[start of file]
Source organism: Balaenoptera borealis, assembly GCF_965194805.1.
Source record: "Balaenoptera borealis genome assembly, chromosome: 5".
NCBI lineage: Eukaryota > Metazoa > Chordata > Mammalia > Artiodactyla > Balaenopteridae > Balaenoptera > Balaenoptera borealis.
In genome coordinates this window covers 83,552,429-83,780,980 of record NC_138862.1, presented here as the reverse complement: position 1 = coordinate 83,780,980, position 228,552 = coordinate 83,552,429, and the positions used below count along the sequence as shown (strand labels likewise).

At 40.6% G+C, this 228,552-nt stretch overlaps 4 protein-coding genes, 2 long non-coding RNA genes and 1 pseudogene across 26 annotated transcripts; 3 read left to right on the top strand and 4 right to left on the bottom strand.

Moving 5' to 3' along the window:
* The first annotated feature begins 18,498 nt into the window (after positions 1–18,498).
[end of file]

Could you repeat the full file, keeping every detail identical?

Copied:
Source organism: Balaenoptera borealis, assembly GCF_965194805.1.
Source record: "Balaenoptera borealis genome assembly, chromosome: 5".
NCBI lineage: Eukaryota > Metazoa > Chordata > Mammalia > Artiodactyla > Balaenopteridae > Balaenoptera > Balaenoptera borealis.
In genome coordinates this window covers 83,552,429-83,780,980 of record NC_138862.1, presented here as the reverse complement: position 1 = coordinate 83,780,980, position 228,552 = coordinate 83,552,429, and the positions used below count along the sequence as shown (strand labels likewise).

At 40.6% G+C, this 228,552-nt stretch overlaps 4 protein-coding genes, 2 long non-coding RNA genes and 1 pseudogene across 26 annotated transcripts; 3 read left to right on the top strand and 4 right to left on the bottom strand.

Moving 5' to 3' along the window:
* The first annotated feature begins 18,498 nt into the window (after positions 1–18,498).